Addressing the environmental crisis, and seeking to save and regenerate our planet for humanity and wildlife, are the most compelling issues facing architects, designers, planners, engineers and everyone whose work impinges on the natural environment, writes Ken Yeang.
We need to envision a different type of world and built environment than what currently exists, an ‘ecotopia’—where human society and all of its systems are in symbiotic harmony with nature—and then make it happen. This may not mean a total redesign or reinvention of our existing built environment, technological systems and society, but it is clear that fundamental changes are urgently needed. We have to go further to create a built environment and society that are not deleterious to nature, but contribute positively to it and are regenerative. Our approach needs to be ‘ecocentric’, adopting the science of ecology as the guiding principle for everything regarding the planet. The first aspect required to envision our future is anthropocentric. Addressing the problems concerning the current environmental crisis do not start with technological systems, but with us, the human beings that create these systems. What we need to rethink and change are complex societal social-economic-political-institutional systems and our customs and cultures so that all of these act benignly with nature. This will require a sea-change and epochal re-envisioning of our societal mindsets, perceptions and ideologies. Designing and taking appropriate ecological action requires a switch in humanity’s mindset, from a relationship of exploitation to one of benign stewardship. Humanity needs to change its role, and also the role of its built environment and technological systems, so that its ideology and mindset towards nature moves from regarding it as an endless source of resources to be exploited, to partnership.
It might be argued that the purpose of design is to make people happy and to enhance their wellbeing. But, while this is a desirable outcome, it must not cause irreversible damage to nature, its ecosystems and its biogeochemical cycles. We need to rethink and change crucial aspects of our existing social-economic-political-institutional systems to give critical consideration to the natural environment. The second factor that we need to envision and change concerns the things that we make, our built environment, humanity’s technological and engineering infrastructure that comprises the physical constructs that we design and manufacture. This includes all of humanity’s artefacts, structures and technologies, both the ‘unenclosed’ urban utilities and the ‘enclosed’ internal utilities being the mechanical/electrical/IT servicing systems within the built environment. The current approach is almost entirely technocentric, without consideration of the impact on nature, its systems, and on its extensive use of limited non-renewable natural resources such as fossil fuel energy and other key resources like water. Our existing technological systems impact not just the ecosystems and land upon which they take place, but also because their solid, liquid and gaseous emissions contaminate their environments. The legacy is pollution, and these emissions persist well into the future.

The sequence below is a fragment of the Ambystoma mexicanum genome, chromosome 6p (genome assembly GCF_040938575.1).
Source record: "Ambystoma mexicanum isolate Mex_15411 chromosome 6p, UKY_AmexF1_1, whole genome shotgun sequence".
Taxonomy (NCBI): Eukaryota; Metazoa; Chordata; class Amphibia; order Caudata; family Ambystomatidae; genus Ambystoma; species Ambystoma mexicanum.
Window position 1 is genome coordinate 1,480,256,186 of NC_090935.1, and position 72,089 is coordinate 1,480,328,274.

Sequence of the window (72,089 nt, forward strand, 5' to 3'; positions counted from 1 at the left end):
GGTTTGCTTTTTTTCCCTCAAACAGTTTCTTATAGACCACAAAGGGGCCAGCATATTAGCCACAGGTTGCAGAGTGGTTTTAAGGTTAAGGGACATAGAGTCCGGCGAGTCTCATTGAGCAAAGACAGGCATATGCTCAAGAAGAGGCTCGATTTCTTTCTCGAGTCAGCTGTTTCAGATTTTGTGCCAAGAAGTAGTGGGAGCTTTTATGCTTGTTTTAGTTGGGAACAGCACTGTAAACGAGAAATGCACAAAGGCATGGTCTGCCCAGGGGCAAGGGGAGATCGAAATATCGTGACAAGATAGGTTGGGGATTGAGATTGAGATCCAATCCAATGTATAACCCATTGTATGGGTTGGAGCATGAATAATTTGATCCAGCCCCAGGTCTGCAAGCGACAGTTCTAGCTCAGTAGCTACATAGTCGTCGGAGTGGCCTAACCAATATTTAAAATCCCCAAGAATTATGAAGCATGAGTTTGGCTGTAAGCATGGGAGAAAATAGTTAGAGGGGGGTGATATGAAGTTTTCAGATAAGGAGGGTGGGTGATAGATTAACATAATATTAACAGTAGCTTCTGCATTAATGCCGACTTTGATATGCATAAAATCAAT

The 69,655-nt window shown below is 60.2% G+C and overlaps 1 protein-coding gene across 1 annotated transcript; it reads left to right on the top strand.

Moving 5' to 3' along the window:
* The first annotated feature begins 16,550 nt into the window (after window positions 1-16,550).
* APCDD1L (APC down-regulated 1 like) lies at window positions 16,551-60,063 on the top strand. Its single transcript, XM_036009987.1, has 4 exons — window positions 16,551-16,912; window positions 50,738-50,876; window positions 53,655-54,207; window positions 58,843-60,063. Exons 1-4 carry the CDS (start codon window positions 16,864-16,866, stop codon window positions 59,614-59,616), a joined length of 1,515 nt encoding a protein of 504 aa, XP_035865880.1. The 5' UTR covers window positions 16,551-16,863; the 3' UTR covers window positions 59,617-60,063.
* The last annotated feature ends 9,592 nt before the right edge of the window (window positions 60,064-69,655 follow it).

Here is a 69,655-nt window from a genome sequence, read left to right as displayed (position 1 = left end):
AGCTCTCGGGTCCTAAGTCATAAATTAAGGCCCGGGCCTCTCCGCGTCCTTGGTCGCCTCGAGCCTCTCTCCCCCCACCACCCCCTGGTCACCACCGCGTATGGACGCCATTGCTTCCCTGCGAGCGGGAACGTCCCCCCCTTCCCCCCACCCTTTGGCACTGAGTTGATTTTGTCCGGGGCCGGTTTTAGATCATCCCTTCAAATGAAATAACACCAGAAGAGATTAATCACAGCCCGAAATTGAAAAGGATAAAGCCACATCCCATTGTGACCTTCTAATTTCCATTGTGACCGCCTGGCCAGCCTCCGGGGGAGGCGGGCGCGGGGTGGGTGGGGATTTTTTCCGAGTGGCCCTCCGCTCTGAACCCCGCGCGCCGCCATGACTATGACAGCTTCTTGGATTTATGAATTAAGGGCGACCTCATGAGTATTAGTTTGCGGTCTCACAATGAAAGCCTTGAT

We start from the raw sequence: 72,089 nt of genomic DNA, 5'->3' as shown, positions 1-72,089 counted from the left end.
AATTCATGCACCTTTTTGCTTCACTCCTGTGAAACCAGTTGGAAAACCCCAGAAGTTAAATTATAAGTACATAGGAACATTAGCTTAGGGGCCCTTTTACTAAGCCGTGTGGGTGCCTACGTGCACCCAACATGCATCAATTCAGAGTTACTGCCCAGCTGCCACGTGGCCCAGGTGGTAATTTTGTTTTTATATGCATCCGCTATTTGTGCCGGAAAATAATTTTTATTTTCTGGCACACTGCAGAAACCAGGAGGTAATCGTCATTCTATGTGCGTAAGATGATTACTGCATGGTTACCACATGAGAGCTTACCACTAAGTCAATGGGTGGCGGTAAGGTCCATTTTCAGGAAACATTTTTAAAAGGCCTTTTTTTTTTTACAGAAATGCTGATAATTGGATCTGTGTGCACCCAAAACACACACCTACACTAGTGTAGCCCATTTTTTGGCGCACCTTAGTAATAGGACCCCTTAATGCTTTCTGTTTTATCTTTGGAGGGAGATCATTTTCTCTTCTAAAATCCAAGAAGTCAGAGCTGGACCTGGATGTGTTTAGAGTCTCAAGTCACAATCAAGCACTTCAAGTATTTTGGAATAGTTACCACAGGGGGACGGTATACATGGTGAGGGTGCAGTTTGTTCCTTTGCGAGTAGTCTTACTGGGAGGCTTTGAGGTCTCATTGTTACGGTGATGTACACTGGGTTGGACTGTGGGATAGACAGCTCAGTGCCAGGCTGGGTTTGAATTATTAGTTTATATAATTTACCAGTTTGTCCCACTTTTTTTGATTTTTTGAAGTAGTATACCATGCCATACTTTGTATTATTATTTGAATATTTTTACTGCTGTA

“The constructed ecosystem must become an integral partner with nature”
The next crucial aspect we need to address is closing the water cycle to reuse, recycle and conserve water, working in unison with the planet’s hydrological systems and its ground water, waterways and seas. Potable water is a limited resource and society’s waste of water will deplete its availability. Without water most living systems and organisms cannot survive. But not just water, we need to close the materials cycle. Humanity need to take stock of the devastations that it has already inflicted upon nature, its ecosystems and its biogeochemical cycles, and must urgently seek to help it regenerate and heal. We need to ensure that all of humanity’s acts do not have a negative irreversible impact on nature, but are ecologically positive. It is crucial that all of humanity’s activities, built systems and technological systems are carried out in an ecocentric way guided by the planet’s ecology.
We can regard all of these factors as infrastructures: humanity’s social-economic-political-institutional systems, its built environment and technological systems, its hydrological systems and nature and its systems. The practical means for achieving a harmonious and symbiotic future for the planet is therefore to focus on benign impacts, to biointegrate these four sets of infrastructures into a physical and systemic whole, where the built environment becomes remade human-made ecosystems, a ‘constructed ecosystem’. Creating this requires the biointegration of the natural world with the built environment, including all components of nature from biogeochemical cycles to flora and fauna, and all of the built components of human society from managed water systems and artefacts to societal systems. In essence, the constructed ecosystem must become an integral partner with nature where it emulates, replicates and augments naturally-occurring ecosystems.
Envisioning humanity’s resilient future requires effecting a world which is the balanced, seamless and ecologically-informed blend of these constituents, a biointegrated composite ‘constructed ecosystem’. This is the challenge that confronts humanity today.